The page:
How to Add New Disk in Linux CentOS 7 Without Rebooting

Increasing disk spaces on the Linux servers is daily routine work for every system administrators. So, in this article we are going to show you some simple steps that you can use to increase your disk spaces on Linux CentOS 7 without rebooting to your production server using Linux commands.

We will cover multiple methods and possibilities to increase and add new disks to the Linux systems, so that you can follow the one that you feel comfortable while using according to your requirements.

1) Increasing Disk of VM Guest

Before increasing the disk volume inside your Linux system, you need to add a new disk or increase the one its has already attached with the system by editing its settings from your VMware Vsphere, Workstation or any other infrastructure environment that you are using.

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Increase disk

2) Check Disk Space

Run the following command to check the current size of your disk space.

# df -h
# fdisk -l
Fdisk check

Here we can see that the total disk size is still the same that is 10 GB while we have already increased it to 50 GB from the back end.

3) Expanding Space without Rebooting VM

Now run the following commands to expand the disk space in the physical volume of the Operating System without rebooting the virtual machine by Re-scanning the SCSI Bus and then adding SCSI Device.

# ls /sys/class/scsi_host/
# echo "- - -" > /sys/class/scsi_host/host0/scan
# echo "- - -" > /sys/class/scsi_host/host1/scan
# echo "- - -" > /sys/class/scsi_host/host2/scan

Check the names of your SCSI devices and then rescan the SCSI buses using below commands.

# ls /sys/class/scsi_device/
# echo 1 > /sys/class/scsi_device/0\:0\:0\:0/device/rescan
# echo 1 > /sys/class/scsi_device/2\:0\:0\:0/device/rescan

That will rescan the current scsi bus and the disk size that we increased from the VM guest settings will be show up as you can see in the below image.

Rescan disk device

4) New Disk Partition

Once you are able to see the increased disk space inside your system then the run the following command to format your disk for creating a new partition by following the steps to increase your physical disk volume.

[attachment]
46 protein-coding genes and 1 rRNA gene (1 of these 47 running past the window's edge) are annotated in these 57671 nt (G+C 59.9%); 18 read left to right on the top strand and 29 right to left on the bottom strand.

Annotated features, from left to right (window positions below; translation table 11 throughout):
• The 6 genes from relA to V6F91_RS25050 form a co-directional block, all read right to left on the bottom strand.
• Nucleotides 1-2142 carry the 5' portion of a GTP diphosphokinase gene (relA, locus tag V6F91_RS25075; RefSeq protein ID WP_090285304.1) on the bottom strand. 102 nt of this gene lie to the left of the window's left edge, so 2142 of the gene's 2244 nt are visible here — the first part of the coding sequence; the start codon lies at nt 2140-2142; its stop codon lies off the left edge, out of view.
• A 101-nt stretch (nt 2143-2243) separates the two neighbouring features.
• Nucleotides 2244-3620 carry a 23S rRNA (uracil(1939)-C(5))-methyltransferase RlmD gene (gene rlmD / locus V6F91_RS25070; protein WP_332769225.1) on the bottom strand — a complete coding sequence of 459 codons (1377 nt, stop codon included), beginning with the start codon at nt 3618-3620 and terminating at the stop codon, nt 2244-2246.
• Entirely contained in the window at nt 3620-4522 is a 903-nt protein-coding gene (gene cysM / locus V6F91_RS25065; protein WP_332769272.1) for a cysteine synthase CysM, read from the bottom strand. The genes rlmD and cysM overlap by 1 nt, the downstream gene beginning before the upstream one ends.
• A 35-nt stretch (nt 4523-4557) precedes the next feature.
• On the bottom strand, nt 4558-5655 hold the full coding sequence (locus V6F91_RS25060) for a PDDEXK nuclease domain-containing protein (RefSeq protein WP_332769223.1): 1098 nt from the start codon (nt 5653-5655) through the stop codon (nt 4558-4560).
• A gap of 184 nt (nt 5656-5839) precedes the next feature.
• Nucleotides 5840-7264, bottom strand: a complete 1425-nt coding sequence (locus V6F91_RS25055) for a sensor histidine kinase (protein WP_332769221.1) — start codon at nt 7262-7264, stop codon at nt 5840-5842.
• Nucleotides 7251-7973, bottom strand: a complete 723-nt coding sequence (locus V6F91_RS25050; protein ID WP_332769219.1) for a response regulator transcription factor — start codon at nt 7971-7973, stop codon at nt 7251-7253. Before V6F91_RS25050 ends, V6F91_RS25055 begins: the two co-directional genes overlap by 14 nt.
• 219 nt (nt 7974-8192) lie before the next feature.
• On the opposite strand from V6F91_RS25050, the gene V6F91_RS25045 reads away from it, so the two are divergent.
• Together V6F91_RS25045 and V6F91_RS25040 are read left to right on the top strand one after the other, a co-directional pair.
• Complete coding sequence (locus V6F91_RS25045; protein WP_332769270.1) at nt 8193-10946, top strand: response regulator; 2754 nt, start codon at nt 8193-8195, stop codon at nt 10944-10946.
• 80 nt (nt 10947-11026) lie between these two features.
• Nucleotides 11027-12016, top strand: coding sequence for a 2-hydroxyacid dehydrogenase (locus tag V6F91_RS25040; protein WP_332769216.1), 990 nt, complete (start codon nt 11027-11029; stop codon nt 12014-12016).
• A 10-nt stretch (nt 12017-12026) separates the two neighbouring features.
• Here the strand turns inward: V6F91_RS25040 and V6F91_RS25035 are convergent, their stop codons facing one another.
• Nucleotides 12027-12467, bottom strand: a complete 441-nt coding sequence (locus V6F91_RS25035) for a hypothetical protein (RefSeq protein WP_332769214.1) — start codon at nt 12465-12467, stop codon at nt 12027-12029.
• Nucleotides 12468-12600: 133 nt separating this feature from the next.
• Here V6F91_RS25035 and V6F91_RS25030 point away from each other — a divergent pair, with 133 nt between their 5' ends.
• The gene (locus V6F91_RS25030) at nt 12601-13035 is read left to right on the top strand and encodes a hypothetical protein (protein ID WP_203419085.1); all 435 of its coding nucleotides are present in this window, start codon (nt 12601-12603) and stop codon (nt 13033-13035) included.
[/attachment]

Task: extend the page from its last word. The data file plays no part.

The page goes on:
# fdisk /dev/sda

Welcome to fdisk (util-linux 2.23.2) press the 'm' key for help

Command (m for help): m
Command action
a toggle a bootable flag
b edit bsd disklabel
c toggle the dos compatibility flag
d delete a partition
g create a new empty GPT partition table
G create an IRIX (SGI) partition table
l list known partition types
m print this menu
n add a new partition
o create a new empty DOS partition table
p print the partition table
q quit without saving changes
s create a new empty Sun disklabel
t change a partition's system id
u change display/entry units
v verify the partition table
w write table to disk and exit
x extra functionality (experts only)

Command (m for help):

Type the 'p' to print the current partition table then create a new primary partition by typing the 'n' key and selecting the available sectors. Change the disk type to 'Linux LVM' by using 't' command and selecting the code to '8e' or leave as it to its default type that is '83'.

Now write the table to disk and exit by Entering 'w' key as shown.

Command (m for help): w
The partition table has been altered!

Calling ioctl() to re-read partition table.

WARNING: Re-reading the partition table failed with error 16: Device or resource busy.
The kernel still uses the old table. The new table will be used at
the next reboot or after you run partprobe(8) or kpartx(8)
New disk Volume

5)Creating Physical Volume

As indicated above run the 'partprobe' or kpartx command so that the tables are ready to use and then create the new Physical Volume using the below commands.

# partprobe
# pvcreate /dev/sda3